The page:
Allow me to share something personal about myself, and this won’t go into too much detail. I grew up in a very turbulent household. My father was violent and his violent nature took over our family’s home. There were many times where I felt unsafe, unwanted, and unloved. I credit the many adults who decided to show up in my life--grandparents, teachers, church members, neighbors, Scout leaders, and adults who simply cared--for carrying me through that time in my life. Few people know that Robin Duncan (Ms. D!) was my chorus teacher through the worst season of my middle school years when my family began to implode. Her hospitality and mentorship provided a safe place for me to shelter in that storm. She is just one of the many adults who showed up for me every single week.
The expression “It takes a village to raise a kid” has been shared with me several times in the past few weeks. I feel this expression falls short in that it only addresses the number of people needed in a loving community to help parents raise adults. It fails to address the amount of consistent TIME that is needed to raise a kid. Please remember over the coming weeks: everything that we must do if we want to have a positive influence in the life of a kid and teenager must be repeated OVER TIME. I am thankful for those adults who remained in my life not just on the days when things seemed the roughest, but were there for me OVER TIME. They were the key to my survival and set me up for who I am today.
Join us this Sunday for the continuation of our series on family and what it means to show up in the lives of kids and students. We’ll share with you the last three things that every kid and teenager needs OVER TIME. Gail, Kym, and I are excited to continue to share this message series with you all!
With love and blessings,
Jeremy Crum, Director of Ministries with Young People

It's Just a Phase

It’s just a phase… so don’t miss it!

Last Sunday, we redefined phase as a timeframe in a kid’s life when you can leverage distinctive opportunities to influence a kid’s future. Whether or not you are a parent, this applies to you! We all have stories from when an adult stepped into our lives and changed our future. As you prepare for this Sunday’s message, I encourage you to think about those adults who made investments over time in your future.

This Spring, we have been blessed by several members of our church who have either shared or donated marbles to our Ministries (one member donated over 1800). We hope that you have enjoyed the marble displays outside of the Sanctuary. As we’ve thought about a kid or teenager’s future, we’ve been thinking a lot about these marbles. You see, a kid has 936 weeks from when they are born until they become an adult. Marbles give us a visual representation to see the collective value of our influence over time. When you decide to be physically and consistently present—week after week after week—your influence begins to have a cumulative effect. We may not see the immediate results and we may be tempted to become frustrated and back out. When you decide, either as a parent or as a Christ-follower, to be present physically and consistently in the life of a kid or teenager, amazing things will happen for that kid or teenager.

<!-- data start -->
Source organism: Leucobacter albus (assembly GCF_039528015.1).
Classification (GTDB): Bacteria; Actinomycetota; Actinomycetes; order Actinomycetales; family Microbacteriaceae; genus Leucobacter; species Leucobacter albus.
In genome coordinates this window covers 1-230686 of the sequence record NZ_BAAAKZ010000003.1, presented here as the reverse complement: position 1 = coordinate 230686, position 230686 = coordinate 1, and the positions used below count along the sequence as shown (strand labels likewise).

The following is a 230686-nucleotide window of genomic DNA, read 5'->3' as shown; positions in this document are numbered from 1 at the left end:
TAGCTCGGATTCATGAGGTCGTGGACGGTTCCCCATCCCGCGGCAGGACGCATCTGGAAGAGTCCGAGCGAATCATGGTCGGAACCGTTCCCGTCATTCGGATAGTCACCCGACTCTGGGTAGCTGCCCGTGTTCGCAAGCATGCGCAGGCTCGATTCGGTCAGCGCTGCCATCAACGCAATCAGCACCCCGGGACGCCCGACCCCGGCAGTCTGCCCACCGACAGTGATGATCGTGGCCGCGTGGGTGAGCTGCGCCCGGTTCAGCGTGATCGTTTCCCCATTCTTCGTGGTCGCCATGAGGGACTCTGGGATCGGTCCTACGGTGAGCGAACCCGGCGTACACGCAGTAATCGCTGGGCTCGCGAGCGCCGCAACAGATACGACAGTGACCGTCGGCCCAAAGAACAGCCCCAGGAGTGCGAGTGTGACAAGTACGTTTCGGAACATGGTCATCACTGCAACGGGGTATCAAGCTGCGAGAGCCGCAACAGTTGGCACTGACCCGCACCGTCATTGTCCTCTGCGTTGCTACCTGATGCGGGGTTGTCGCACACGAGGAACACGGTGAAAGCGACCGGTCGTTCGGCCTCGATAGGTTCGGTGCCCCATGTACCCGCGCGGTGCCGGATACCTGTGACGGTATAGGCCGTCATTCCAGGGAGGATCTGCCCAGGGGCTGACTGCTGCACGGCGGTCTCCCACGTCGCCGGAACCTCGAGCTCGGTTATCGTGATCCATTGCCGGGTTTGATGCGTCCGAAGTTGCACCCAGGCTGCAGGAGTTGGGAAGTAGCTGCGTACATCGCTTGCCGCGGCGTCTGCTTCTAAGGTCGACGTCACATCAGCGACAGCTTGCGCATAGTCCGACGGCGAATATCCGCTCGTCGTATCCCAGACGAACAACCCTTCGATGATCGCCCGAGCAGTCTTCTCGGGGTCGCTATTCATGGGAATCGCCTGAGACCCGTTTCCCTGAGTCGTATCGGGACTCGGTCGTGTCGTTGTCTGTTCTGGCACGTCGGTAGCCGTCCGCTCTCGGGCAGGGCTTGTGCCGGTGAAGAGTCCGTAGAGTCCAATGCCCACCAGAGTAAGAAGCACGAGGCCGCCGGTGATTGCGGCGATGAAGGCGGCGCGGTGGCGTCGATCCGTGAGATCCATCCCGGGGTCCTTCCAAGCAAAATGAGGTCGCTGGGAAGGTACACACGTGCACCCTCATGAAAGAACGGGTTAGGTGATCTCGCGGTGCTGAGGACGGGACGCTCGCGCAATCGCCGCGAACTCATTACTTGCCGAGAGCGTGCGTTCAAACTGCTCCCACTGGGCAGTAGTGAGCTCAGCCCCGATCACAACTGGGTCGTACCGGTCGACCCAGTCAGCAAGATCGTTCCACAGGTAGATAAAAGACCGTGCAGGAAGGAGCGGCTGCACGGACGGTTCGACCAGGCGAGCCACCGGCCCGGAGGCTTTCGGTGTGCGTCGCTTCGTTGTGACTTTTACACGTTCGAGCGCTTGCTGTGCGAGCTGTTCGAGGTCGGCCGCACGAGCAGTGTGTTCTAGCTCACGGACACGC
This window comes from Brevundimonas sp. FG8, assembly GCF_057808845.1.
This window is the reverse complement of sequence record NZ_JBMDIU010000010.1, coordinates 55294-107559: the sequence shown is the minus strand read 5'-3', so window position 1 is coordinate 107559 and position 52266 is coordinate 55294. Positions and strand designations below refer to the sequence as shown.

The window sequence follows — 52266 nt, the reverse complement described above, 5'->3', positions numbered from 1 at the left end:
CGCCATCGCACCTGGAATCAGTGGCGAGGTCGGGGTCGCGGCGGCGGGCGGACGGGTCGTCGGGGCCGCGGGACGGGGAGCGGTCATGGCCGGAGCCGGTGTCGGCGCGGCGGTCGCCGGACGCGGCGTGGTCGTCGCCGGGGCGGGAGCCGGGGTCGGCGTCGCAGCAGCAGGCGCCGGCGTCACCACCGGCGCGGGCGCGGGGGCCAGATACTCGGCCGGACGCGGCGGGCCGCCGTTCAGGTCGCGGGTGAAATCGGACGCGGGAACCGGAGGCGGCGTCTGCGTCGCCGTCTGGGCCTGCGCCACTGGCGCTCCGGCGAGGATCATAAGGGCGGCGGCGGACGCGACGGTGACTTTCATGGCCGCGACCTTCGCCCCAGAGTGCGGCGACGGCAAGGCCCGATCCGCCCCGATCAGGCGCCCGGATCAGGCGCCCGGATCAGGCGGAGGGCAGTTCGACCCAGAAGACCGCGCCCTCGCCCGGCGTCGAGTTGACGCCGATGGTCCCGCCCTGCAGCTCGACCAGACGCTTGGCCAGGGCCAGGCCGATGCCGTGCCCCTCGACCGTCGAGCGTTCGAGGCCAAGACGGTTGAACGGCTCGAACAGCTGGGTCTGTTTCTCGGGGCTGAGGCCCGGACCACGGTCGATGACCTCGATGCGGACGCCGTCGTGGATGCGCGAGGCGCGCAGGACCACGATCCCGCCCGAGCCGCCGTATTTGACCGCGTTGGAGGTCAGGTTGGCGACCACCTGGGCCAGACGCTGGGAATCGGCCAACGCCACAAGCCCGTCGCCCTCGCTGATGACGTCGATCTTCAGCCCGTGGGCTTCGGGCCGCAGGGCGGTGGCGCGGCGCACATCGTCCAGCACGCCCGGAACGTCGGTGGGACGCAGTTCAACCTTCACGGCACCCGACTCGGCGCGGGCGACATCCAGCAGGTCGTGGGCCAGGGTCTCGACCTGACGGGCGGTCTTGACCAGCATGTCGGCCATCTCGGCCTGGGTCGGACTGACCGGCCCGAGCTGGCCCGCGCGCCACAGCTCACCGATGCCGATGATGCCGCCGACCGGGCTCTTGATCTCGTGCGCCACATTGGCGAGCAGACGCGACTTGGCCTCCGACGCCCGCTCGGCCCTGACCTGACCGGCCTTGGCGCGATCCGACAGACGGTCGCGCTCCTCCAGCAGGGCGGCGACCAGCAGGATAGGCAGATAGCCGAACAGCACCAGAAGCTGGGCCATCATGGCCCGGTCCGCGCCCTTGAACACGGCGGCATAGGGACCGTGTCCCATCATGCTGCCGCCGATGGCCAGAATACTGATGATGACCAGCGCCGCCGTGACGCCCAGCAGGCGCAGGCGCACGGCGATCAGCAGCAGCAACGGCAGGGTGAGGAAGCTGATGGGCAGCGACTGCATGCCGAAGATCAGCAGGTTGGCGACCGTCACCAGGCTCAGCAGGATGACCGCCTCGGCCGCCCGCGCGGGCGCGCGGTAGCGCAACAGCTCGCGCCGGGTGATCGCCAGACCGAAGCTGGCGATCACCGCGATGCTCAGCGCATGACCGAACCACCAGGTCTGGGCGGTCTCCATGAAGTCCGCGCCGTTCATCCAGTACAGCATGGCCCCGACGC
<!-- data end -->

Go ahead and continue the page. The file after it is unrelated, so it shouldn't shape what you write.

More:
It’s not just a jar of marbles; it’s your time. Gail, Kym, and I are excited to share the first three things that kids and teenagers need from the adults in their lives (and the adults who want to influence their lives) over time.

With love and blessings,
Jeremy Crum, Director of Ministries with Young People

It's Just a Phase

It's just a phase . . . so don't miss it.

Whether or not you’re a parent, we all have kids in our lives. And if you care about the future of the world, or at least the future of those kids, you need to have influence. And . . .

. . . your best chance to have an influence in someone’s life is to actually show up.

It’s impossible to remember what it was like in preschool. Nobody does.

It’s difficult to remember what it was like in elementary school. It was a long time ago.

It’s scary to remember what it was like in middle school. Most of us have blocked it out.

It’s easy for us to remember what it was like in high school. Or, we’d like to think so.  

Odds are, it's difficult for us to remember much about what it was like growing up, let alone knowing what it's like for kids today. But one thing we can remember is the people who showed up for us.

If you knew that you had 936 opportunities (sounds like a lot, right?) to influence the faith of a generation, would you take on the challenge? Would you be willing to stand in the gap with parents and families?

As a part of this series, we are offering a new study called Parenting Through the Phases. We’re inviting parents, grandparents, step-parents, any adult who is helping to raise a kid or teenager, or any adult who wants to influence the faith of a generation to participate. These are inspiring, guilt-free parenting small groups that will help you make the most of the developmental phase your child or teen is in right now. It’s never too late, even if you’re parenting a twelfth grader.

Join us this Sunday for the beginning of a new series on family and what it means to show up in the lives of kids and students. Gail, Kym, and I are excited to share this message series with you all!

With love and blessings,
Jeremy Crum, Director of Ministries with Young People